This day's railfanning begin with what I thought would be the highlight catch of the day: Amtrak's Phase IV Heritage Unit leading the Roanoke Regional north into D.C. I had attempted to photograph this engine the previous weekend at Alexandria, VA, but my shot was ruined by the arrival of another train on the near track, blocking my preferred angle at the last second. Thankfully I had a shot at redemption, as the locomotive has been based out of D.C. Union Station's Ivy City shops all week. My favorite part has to be the perfect stripe formed with the Phase IV lines matching up with the Amfleet coaches!
Though I wasn't expecting more trains anytime soon, I opted to park up near the Manassas station and relax for a while. However, the weather was a bit too hot to just sit in the car, and I was parked near some kind of military special event, meaning folks kept walking past my truck. I decided to give in and head home, but just as I crossed the tracks, my scanner crackled to life with the call of the 19.7 Defect Detector on the B-Line. At first I thought about catching the impending train at the wye south of the Manassas depot, but I decided to take a chance on photographing the train from the Route 28 bridge over the tracks to the west of the wye. My scanner wasn't functioning very well, so I couldn't make out the ID of the train. While I had hoped for an intermodal train led by an SD70ACe, I was still reasonably satisfied with the shots I got of manifest freight 35Q:
Satisfied with two trains, I went home. I got on the computer to edit and upload what pictures I had, and then I saw a heads-up that was exciting enough to make me leave the house again: a train of export locomotives had just left Hagerstown, MD, heading for Norfolk, VA. I've always wanted to catch exports, and with the potential closing of the GE plant in Erie, PA, my opportunities to do so are limited. I was back trackside quickly enough that I managed to see intermodal train 214 with an ex-BNSF PRLX leaser engine, still retaining its cream-n'-green paint, though lacking any BNSF markings.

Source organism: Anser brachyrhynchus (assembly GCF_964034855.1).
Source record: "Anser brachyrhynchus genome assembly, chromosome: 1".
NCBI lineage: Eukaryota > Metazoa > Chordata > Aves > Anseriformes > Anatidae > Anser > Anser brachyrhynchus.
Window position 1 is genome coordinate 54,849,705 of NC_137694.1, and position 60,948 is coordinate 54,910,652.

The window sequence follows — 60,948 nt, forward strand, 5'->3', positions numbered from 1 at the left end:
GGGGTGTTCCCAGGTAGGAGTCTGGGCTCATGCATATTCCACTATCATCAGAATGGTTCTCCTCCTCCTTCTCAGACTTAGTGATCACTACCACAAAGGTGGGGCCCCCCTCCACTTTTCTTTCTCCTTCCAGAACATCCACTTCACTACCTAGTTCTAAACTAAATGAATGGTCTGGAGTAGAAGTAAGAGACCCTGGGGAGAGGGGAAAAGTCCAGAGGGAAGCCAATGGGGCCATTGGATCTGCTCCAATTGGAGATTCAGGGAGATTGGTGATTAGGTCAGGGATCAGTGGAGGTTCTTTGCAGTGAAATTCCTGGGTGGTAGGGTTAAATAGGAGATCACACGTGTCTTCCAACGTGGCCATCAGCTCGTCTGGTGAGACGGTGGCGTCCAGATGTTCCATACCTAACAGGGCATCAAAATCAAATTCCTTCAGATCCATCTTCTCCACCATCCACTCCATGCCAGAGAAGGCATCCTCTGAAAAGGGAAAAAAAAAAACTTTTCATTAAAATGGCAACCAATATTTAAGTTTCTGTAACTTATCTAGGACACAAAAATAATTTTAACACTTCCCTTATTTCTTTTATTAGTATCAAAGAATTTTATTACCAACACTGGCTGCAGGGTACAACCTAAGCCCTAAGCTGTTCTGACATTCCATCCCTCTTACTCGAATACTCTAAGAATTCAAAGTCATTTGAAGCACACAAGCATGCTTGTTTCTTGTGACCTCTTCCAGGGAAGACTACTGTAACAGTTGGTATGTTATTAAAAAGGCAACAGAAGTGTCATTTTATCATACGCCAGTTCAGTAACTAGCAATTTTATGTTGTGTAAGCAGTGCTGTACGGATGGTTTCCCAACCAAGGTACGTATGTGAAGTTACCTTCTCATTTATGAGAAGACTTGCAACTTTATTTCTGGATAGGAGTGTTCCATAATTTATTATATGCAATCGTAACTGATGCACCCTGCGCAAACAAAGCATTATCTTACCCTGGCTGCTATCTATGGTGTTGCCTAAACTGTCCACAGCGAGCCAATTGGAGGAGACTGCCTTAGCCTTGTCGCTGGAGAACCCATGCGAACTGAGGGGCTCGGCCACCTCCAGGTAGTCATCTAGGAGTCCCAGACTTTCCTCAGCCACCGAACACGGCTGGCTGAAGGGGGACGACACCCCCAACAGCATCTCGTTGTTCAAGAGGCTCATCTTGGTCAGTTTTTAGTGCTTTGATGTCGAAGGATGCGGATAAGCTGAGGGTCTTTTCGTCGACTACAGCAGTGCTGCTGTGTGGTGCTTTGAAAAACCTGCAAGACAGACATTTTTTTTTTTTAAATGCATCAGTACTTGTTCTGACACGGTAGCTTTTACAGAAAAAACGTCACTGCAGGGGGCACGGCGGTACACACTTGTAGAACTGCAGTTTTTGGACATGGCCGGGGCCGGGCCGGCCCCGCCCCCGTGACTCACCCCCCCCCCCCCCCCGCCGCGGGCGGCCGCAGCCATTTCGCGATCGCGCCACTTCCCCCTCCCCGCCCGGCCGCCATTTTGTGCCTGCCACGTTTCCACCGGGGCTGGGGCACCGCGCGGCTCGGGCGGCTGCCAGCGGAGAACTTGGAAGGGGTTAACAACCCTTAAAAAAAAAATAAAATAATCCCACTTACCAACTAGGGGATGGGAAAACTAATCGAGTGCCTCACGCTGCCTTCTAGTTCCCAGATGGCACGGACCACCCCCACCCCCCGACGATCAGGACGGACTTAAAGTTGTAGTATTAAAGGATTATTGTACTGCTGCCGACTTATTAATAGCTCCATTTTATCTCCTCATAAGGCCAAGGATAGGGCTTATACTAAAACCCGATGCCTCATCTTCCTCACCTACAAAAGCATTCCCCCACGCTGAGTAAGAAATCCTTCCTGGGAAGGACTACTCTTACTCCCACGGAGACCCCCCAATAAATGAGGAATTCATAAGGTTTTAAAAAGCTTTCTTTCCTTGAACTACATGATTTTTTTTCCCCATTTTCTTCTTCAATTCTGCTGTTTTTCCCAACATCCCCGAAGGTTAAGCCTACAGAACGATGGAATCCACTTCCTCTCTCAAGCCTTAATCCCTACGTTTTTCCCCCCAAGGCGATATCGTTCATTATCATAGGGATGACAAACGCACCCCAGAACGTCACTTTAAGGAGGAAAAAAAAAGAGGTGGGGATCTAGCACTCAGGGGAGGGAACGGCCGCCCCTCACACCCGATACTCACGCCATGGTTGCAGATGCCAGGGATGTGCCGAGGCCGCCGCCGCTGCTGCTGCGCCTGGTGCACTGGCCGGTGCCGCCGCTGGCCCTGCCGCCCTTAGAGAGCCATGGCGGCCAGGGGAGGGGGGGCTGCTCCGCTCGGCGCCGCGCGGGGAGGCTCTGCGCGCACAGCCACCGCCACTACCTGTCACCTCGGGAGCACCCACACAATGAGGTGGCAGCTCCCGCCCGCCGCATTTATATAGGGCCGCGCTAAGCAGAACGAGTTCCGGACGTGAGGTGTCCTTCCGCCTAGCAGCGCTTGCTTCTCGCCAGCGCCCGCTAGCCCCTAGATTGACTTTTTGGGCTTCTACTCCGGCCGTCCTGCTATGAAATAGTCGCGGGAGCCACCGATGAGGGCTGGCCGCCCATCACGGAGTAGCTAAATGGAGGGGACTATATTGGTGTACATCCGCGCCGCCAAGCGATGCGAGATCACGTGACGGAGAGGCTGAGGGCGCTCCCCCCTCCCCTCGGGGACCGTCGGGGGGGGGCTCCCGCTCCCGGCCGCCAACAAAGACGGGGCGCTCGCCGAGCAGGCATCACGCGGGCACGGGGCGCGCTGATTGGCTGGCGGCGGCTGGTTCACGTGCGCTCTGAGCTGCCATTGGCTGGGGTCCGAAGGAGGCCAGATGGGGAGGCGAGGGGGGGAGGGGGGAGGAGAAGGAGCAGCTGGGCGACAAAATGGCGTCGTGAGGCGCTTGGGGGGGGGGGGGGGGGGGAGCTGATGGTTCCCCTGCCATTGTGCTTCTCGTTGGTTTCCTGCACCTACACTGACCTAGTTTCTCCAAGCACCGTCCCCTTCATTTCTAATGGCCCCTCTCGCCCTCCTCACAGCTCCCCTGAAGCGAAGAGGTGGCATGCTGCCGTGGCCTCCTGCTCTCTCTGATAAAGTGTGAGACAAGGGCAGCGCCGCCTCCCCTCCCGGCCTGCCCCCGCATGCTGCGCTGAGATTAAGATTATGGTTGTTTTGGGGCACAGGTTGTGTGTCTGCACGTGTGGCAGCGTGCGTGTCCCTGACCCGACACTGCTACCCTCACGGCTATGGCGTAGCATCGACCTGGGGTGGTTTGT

I could hear the export special move, train ID 052, coming east on the B-Line. The train had already taken the siding to meet 214, and was able to hop up one more siding to meet train 12R.
After the passing of 12R, I returned to the popular spot of the Manassas Wye, which has the best evening lighting in the area, as any wise railfan will tell you. Sure enough, one had beaten me there, and another showed up shortly after me! We agreed on a spot for the photo line, and were pleasantly surprised by the passage of a low-boy trailer carrying one of the military tanks from the aforementioned special event.
Finally, the prize catch of the day arrived at the wye. Hauled by another boring Dash 9 (I look forward to the days when these become an endangered species, to see everyone scramble from ignoring them to getting their "last pics") a set of seven GE TE33ACs on flatcars make their way south from Erie, PA, to the port at Norfolk, VA, for shipment to Ukraine.
A YouTube video of today's trains is available below. As some of my video didn't turn out quite as well as I would like, I interspliced some still images with the video to see if that would improve things enough to make it all worth posting. Let me know what you think, and as always, thank you for reading!